Kolman & Pryor Gallery is pleased to present its first sculpture exhibition, Beyond the Canvas. Curated by gallery artist and co-owner Patrick K. Pryor, the exhibition includes new sculptural work by gallery artists, Kate Casanova, Jodi Reeb, and Pryor, as well as work by guest artists, Jim Dryden and Betsy Alwin. Beyond the Canvas opens September 16 and closes October 28. An artist reception will be held on Saturday, September 23, 7-9 p.m.
The genesis of the exhibition began with Kolman & Pryor’s show, Tiny Art, which included Casanova’s small sculptures. “Kate created these really wonderful small works and we decided we had something there,” says Pryor. “Also, Jim had begun experimenting with three-dimensional forms that generated intriguing conversations about painting and sculpture. As Kate and Jim began moving into new areas of creativity, we decided to follow and expand by providing a forum for other artists to experiment with sculpture.”
Casanova’s small sculptures extend her art-making process, which has largely focused on biomorphic installations, by juxtaposing man-made and natural materials to create curious fragments that evoke landscape, organisms, and human detritus. Dryden describes his new sculptures, which are constructed of interlocking shapes, as totems or sentinels. “I’m exploring the relationships between painting and sculpture,” he says, “as my sculpture is inspired by my paintings and my paintings are inspired by the sculptures.” His work experiments with a range of materials and finishes, including aluminum, stainless steel, enamel, powder-coat, ebony and sterling silver.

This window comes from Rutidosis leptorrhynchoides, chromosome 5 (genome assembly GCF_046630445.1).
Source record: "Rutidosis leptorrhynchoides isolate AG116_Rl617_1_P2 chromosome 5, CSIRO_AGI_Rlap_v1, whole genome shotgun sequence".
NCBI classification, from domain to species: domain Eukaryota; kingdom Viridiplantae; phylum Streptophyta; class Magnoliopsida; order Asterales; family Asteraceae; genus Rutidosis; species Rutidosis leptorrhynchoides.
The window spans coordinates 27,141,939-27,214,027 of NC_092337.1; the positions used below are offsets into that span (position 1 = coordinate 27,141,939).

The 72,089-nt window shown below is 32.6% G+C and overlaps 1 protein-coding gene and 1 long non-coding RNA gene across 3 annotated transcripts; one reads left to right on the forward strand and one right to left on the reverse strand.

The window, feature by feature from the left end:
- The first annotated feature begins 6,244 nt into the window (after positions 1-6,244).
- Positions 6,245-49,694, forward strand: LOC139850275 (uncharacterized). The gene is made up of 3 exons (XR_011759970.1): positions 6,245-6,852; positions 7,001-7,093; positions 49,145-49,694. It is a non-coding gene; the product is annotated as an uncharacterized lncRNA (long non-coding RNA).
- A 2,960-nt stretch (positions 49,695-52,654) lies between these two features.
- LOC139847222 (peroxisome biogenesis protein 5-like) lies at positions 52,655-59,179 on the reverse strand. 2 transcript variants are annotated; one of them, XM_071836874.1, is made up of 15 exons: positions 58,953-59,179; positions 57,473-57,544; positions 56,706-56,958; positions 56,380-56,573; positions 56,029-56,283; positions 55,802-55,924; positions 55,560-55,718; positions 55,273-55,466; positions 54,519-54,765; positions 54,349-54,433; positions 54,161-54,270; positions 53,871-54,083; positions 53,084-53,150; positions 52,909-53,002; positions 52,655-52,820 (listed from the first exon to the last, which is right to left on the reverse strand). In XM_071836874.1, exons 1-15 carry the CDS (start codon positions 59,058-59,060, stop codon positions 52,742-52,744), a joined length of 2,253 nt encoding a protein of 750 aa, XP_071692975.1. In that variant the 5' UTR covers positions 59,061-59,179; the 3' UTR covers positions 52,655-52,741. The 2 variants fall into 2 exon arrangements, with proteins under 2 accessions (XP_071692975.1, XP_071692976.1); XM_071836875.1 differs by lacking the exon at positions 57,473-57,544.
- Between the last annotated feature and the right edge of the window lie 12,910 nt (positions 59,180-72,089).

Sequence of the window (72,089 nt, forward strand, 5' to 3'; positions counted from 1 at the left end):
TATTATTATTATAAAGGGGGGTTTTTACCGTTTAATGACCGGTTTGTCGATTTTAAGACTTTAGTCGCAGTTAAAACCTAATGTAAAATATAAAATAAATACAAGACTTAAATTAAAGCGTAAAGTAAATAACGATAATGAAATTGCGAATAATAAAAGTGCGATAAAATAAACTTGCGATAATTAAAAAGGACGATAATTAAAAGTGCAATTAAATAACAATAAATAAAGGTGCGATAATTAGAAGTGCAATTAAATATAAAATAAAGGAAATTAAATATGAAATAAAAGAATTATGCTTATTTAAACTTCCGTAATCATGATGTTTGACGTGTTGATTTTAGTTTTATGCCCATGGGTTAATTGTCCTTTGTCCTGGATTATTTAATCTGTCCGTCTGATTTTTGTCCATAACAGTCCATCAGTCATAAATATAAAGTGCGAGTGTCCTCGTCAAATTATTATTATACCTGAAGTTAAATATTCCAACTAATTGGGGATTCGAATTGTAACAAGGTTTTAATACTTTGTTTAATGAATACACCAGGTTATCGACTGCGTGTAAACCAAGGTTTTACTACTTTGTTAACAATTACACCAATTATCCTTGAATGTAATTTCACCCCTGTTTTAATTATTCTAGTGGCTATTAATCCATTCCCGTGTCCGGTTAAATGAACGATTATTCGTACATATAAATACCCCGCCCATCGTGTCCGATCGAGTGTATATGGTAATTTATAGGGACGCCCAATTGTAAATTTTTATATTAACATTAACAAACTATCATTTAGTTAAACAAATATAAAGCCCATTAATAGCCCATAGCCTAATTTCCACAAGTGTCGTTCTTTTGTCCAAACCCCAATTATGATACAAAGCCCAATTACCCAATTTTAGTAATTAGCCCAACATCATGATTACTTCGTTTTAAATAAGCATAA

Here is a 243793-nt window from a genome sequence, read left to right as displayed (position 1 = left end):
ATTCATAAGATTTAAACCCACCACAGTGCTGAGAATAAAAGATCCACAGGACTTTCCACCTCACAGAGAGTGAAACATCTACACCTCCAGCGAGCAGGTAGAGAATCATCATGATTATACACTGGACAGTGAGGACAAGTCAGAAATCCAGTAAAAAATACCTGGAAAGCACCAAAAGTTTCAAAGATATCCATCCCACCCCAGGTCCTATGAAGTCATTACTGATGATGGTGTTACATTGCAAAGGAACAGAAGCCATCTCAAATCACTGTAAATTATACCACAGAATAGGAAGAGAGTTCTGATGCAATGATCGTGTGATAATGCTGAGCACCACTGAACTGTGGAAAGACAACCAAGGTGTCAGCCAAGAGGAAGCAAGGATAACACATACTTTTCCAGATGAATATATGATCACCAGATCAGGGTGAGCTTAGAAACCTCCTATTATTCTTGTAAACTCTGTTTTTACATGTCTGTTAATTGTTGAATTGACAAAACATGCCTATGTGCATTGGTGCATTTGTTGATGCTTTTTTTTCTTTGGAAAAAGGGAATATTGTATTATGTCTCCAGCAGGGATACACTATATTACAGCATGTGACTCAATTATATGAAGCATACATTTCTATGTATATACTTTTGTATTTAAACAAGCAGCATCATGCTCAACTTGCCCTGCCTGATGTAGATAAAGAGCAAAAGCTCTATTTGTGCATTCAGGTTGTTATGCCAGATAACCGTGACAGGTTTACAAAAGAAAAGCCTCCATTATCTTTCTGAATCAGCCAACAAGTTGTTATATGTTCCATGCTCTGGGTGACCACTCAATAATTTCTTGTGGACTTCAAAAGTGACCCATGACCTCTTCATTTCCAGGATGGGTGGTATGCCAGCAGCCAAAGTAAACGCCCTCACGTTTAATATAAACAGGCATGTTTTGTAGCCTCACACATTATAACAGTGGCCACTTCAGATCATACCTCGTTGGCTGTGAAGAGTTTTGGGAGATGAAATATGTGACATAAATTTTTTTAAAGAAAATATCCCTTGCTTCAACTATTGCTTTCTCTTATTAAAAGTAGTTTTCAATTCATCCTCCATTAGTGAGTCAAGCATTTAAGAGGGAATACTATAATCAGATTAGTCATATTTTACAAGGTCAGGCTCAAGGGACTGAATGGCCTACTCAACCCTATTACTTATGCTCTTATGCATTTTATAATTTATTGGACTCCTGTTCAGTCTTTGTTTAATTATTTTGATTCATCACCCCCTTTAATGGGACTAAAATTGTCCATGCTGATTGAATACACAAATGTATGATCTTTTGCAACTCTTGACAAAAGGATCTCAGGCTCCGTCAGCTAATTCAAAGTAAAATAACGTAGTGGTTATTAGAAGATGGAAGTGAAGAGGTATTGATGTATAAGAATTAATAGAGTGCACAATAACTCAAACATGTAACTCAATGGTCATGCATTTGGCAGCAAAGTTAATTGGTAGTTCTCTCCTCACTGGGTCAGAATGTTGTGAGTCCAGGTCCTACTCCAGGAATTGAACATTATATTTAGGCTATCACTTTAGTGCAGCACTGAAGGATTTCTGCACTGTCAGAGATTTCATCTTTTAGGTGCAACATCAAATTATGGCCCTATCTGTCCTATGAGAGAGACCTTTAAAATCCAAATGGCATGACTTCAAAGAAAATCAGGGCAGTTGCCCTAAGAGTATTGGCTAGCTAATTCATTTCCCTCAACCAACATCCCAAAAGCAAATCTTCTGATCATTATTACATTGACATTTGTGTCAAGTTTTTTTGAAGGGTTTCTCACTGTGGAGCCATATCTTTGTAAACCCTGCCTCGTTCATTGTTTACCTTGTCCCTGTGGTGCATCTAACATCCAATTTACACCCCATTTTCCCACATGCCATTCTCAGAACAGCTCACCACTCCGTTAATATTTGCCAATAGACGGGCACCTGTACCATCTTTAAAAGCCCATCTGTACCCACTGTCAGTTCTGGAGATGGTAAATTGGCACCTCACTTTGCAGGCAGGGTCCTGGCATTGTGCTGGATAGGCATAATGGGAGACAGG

Reeb, a painter and printmaker venturing into the realm of sculpture, describes her new three-dimensional work as “seed shapes that oscillate between drawing and sculpture. I am soldering abstracted pods that are three-dimensional drawings.” Through her sculpture-making process, Reeb adds, she’s “discovering rhythms and patterns that are nature-based as well as abstract.”
Pryor’s new work is inspired by Yggdrasil, the mythical tree that connects the nine worlds in Norse cosmology. He is soldering thick skeins of wire into modular abstractions that result in a modern interpretation of Norse mythology. Alwin’s small ceramic and mixed-media sculptures will further expand the potential for sculptural expression demonstrated in the show.
“The artists in the show have lead the way toward Kolman & Pryor adding sculpture to our gallery offerings,” says Anita Sue Kolman, gallery co-owner. “We’re so pleased to be able to provide a forum for their new and exciting work, and to help make valuable connections between the artists we show in our gallery and the collectors that seek us out in search of new artwork.”